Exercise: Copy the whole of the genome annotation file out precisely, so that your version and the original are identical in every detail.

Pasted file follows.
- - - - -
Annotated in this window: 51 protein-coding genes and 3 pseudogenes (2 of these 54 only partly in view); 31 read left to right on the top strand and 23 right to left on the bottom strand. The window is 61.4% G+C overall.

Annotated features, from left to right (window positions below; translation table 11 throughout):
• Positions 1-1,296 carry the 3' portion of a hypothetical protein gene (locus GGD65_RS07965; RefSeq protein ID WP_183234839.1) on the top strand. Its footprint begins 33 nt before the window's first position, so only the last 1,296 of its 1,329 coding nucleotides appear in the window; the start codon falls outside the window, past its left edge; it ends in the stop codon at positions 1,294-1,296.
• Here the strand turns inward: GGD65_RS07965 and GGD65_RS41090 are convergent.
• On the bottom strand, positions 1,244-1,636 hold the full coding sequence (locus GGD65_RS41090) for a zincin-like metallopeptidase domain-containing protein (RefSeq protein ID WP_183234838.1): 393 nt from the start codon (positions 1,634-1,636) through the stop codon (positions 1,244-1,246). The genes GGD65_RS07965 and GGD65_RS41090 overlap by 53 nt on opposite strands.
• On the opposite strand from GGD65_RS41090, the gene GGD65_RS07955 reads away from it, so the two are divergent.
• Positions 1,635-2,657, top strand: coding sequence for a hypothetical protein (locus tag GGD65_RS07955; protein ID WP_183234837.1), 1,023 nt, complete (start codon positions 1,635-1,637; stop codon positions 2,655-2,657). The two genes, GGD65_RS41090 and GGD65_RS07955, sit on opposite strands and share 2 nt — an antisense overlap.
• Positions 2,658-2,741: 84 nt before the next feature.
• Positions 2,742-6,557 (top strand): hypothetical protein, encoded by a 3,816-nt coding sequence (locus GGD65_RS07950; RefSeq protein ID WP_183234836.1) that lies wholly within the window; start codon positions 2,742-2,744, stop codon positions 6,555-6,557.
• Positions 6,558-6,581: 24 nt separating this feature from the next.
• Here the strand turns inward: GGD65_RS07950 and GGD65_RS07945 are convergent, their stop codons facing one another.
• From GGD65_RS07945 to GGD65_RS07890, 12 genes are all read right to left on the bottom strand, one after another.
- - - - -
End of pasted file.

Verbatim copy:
Annotated in this window: 51 protein-coding genes and 3 pseudogenes (2 of these 54 only partly in view); 31 read left to right on the top strand and 23 right to left on the bottom strand. The window is 61.4% G+C overall.

Annotated features, from left to right (window positions below; translation table 11 throughout):
• Positions 1-1,296 carry the 3' portion of a hypothetical protein gene (locus GGD65_RS07965; RefSeq protein ID WP_183234839.1) on the top strand. Its footprint begins 33 nt before the window's first position, so only the last 1,296 of its 1,329 coding nucleotides appear in the window; the start codon falls outside the window, past its left edge; it ends in the stop codon at positions 1,294-1,296.
• Here the strand turns inward: GGD65_RS07965 and GGD65_RS41090 are convergent.
• On the bottom strand, positions 1,244-1,636 hold the full coding sequence (locus GGD65_RS41090) for a zincin-like metallopeptidase domain-containing protein (RefSeq protein ID WP_183234838.1): 393 nt from the start codon (positions 1,634-1,636) through the stop codon (positions 1,244-1,246). The genes GGD65_RS07965 and GGD65_RS41090 overlap by 53 nt on opposite strands.
• On the opposite strand from GGD65_RS41090, the gene GGD65_RS07955 reads away from it, so the two are divergent.
• Positions 1,635-2,657, top strand: coding sequence for a hypothetical protein (locus tag GGD65_RS07955; protein ID WP_183234837.1), 1,023 nt, complete (start codon positions 1,635-1,637; stop codon positions 2,655-2,657). The two genes, GGD65_RS41090 and GGD65_RS07955, sit on opposite strands and share 2 nt — an antisense overlap.
• Positions 2,658-2,741: 84 nt before the next feature.
• Positions 2,742-6,557 (top strand): hypothetical protein, encoded by a 3,816-nt coding sequence (locus GGD65_RS07950; RefSeq protein ID WP_183234836.1) that lies wholly within the window; start codon positions 2,742-2,744, stop codon positions 6,555-6,557.
• Positions 6,558-6,581: 24 nt separating this feature from the next.
• Here the strand turns inward: GGD65_RS07950 and GGD65_RS07945 are convergent, their stop codons facing one another.
• From GGD65_RS07945 to GGD65_RS07890, 12 genes are all read right to left on the bottom strand, one after another.